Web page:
Joel Thoms


Rethinking JavaScript: The if statement

Thinking functionally has opened my mind about programming. It has given me a greater depth of understanding of code. It has also led me on a quest in which I found myself questioning many of the core features of the language.

I have recently been questioning the if statement itself.

Having written an entire application completely void of a singleif statement, I have found if to be optional.

If you are unfamiliar with functional programming this probably sounds like the rantings of a mad man, but stick with me a bit and allow me to explain.

Learning multiple ways to solve the same problem amplifies your mental toolkit by magnitudes.

First, meet the if statement replacement, the ternary operator:

condition ? expr1 : expr2

Functional programming has taught me to write small functions like this:(don’t yell at me for not currying, that’s for another article)

const add = (x, y) => x + y

The if statement doesn’t fit into this type of function, but the ternary operator does!

const isGreaterThan5 = x => x > 5 ? 'Yep' : 'Nope'

Soon I began to find almost every instance of an if statement could be replaced with an equivalent ternary operation.

// typical code you might stumble upon
function saveCustomer(customer) {
if (isCustomerValid(customer)) {
} else {
alert('customer is invalid')
// ternary equivalent
function saveCustomer(customer) {
return isCustomerValid(customer)
: alert('customer is invalid')
// ES6 style
const saveCustomer = customer =>
: alert('customer is invalid')

Then I started to think how the ternary operator could fit into an else if statement. I was able to do this with a nested ternary, but it was really messy and not easy to understand.

Until I started to get creative with my formatting.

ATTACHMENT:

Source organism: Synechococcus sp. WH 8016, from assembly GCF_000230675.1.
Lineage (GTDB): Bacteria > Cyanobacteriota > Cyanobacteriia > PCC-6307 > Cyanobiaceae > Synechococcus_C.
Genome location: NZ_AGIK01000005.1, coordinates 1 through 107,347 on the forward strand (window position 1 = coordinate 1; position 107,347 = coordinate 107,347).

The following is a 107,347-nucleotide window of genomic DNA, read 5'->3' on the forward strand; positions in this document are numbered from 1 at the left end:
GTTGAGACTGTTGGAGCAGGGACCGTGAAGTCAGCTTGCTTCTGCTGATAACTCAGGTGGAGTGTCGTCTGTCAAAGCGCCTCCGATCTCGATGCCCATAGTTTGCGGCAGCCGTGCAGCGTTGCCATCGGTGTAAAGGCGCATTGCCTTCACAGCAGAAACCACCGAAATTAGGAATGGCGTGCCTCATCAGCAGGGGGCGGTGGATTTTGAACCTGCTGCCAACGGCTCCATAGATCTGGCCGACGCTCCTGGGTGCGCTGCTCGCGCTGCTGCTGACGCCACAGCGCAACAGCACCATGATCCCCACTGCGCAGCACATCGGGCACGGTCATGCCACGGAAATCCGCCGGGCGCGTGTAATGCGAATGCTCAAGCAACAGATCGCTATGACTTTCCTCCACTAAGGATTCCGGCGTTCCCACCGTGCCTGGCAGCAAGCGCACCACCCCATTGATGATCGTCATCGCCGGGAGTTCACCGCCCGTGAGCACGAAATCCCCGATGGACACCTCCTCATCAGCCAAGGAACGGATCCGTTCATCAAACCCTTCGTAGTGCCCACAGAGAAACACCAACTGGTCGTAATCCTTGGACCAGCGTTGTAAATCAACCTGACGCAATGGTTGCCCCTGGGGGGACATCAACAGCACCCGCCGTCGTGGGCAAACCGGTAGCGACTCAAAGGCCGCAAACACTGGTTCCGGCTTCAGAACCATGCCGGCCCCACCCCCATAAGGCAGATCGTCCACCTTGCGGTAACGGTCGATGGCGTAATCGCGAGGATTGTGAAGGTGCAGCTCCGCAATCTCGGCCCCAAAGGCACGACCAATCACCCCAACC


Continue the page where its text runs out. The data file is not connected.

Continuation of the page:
// old school else-if
function customerValidation(customer) {
if (! {
return error('email is require')
} else if (!customer.login) {
return error('login is required')
} else if (! {
return error('name is required')
} else {
return customer
// ES6 style custom formatted ternary magic
const customerValidation = customer =>
! ? error('email is required')
: !customer.login ? error('login is required')
: ! ? error('name is required')
: customer

Now you can clearly see all the conditions defined on the left hand side and the values returned on the right side.

Even though it is possible to replace every if statement with a ternary operator, I am not saying you should do so. This is just another tool for you to use and consider.

This Rethinking JavaScript article is just one in a series. More to come in the near future!

I would love to hear your feedback and thoughts on how you would rethink theif statement. Do you have a scenario where you are unsure how this will work? Tell me, let me know!

Continue to Part 2 Rethinking JavaScript: Death of the For Loop.

I know it’s a small thing, but it makes my day when I get those follow notifications on Medium and Twitter (@joelnet). Or if you think I’m full of shit, tell me in the comments below.


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